Flavor factor analyses of nutmeg distributions show systematic deviations from Poisson behavior despite homogeneous squash. We recorded spice-triggered covariance profiles from the filling layer at sites along inferior lateral and medial custard horizons (Rombauer areas 14 and 25). Each covariance matrix showed 6 to 8 significant eigenslices. To investigate this behavior, we solved the Child equations for flavor propagation in homogeneous layered meringue-custard spaces. By introducing slight fruitilinear perturbations to the model, we show that there exists a critical value of the…
Thoughts on Tuli v. Brigham & Women’s Hospital, Inc., et al. « Feminist Law Professors -- On the rewards of a sexual harassment lawsuit: "So, the bonus payoff here is, she gets to work in an environment where she is ostracized, despised, feared, and hated - barred from any leadership position - and will never be taken seriously as a decision-maker or policy-maker - for the rest of her professional life. And that’s because she WON!" The Open Laboratory 2008 is here! -- Woot, I'm an author! Also, OpenLab 2009 submissions are now open. Quick, nominate all the fantastic science posts you'…
The mojito is quite possibly a perfect cocktail. Fussing with it never seems to generate significant improvements, but driven by the need to seem unique and creative, bars keep offering variations with pomegranate, green tea, lychee, or whatever else the flavor of the month happens to be. After impulse-purchasing some kiwis and throwing them into a mojito pie for the ScienceBlogs Pi Day contest, I can't say I'm any better than a bartender shilling $12 cocktails to jaded foodies. But the kiwi and lime blend seamlessly together in a refreshingly tart custard, and hey, they were on sale. You'll…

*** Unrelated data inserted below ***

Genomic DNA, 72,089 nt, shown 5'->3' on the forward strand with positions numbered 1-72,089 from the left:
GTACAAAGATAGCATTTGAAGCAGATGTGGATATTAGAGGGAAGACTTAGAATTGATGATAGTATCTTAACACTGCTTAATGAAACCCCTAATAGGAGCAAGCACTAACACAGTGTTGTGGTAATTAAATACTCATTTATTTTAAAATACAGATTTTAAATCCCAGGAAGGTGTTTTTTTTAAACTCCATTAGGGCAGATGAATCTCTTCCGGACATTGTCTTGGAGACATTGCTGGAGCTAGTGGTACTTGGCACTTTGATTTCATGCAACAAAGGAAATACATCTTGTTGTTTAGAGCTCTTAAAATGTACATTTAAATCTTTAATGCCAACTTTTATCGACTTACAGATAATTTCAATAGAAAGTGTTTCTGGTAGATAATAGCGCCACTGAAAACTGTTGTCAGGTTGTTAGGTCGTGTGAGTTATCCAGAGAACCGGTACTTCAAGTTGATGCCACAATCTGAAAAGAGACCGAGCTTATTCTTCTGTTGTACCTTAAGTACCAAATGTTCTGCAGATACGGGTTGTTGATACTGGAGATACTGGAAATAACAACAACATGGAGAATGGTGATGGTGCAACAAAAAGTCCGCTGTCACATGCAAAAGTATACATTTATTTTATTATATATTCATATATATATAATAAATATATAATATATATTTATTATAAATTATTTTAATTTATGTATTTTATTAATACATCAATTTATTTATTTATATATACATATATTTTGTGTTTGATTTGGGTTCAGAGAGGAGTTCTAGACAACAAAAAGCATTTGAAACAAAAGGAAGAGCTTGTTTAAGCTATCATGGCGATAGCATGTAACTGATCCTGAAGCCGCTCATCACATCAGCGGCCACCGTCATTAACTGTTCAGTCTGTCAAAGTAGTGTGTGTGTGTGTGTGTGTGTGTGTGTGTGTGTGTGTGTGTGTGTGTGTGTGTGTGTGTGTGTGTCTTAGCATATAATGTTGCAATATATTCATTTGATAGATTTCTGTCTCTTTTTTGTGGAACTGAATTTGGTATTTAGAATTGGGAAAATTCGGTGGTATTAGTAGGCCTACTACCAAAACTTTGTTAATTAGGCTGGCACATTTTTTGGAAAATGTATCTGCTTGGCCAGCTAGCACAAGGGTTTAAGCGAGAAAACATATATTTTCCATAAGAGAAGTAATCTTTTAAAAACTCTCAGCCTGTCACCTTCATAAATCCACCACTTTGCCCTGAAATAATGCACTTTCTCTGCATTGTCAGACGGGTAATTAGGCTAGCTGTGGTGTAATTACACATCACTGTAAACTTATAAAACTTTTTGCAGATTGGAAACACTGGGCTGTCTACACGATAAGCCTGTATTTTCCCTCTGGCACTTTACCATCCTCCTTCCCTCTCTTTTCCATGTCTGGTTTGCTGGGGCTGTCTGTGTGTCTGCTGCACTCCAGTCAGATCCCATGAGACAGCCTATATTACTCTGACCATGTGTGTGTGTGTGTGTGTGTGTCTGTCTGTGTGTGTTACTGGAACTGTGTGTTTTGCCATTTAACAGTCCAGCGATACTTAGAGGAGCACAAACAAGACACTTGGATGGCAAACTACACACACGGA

Once again it is time to acknowledge that I will never read all of the papers I've flagged in my RSS reader... but I can at least go through the abstracts. While my summaries here may be slightly in error due to the fact that I haven't actually read the papers in question, here is what I'm skimming: Clay might trigger earthquakes - Many clay minerals break down, when heated, to produce H2O + different clay minerals. If this water is produced inside a clay-lined fault zone, and not allowed to leave, it might weaken the fault enough to produce an earthquake (cf. the beer can experiment).…
The consensus piece of apologetics for Jindal's anti-USGS remarks appears to be to claim that even though volcano monitoring is, of course, a worthwhile investment, it is not economically stimulating, and therefore does not belong in the stimulus bill. To claim that this is what Jindal was actually trying to say requires a phenomenally over-generous interpretation of his speech. But forget what Jindal did or did not say, or mean to say, or imply - his big flop is yesterday's news now. Considering the argument that volcano monitoring does not belong in the stimulus bill on its own merits... I…
I turned on Louisiana governor Bobby Jindal's campaign speech pre-campaign campaign insinuation pre-campaign dogwhistle fundraiser rebuttal to Obama's speech while cooking my pancakes this evening. I have two questions. Do Republicans (or moderates who don't have a kneejerk anti-Republican reflex) also feel like he's talking to the nation as though we were all kindergarteners? I was flabbergasted, but I don't know how to properly account for my rather strong political biases here. DID HE SERIOUSLY JUST SAY THE GOVERNMENT SHOULD NOT BE MONITORING VOLCANOES??!?!!!????@#$@! Ignoring for the sake…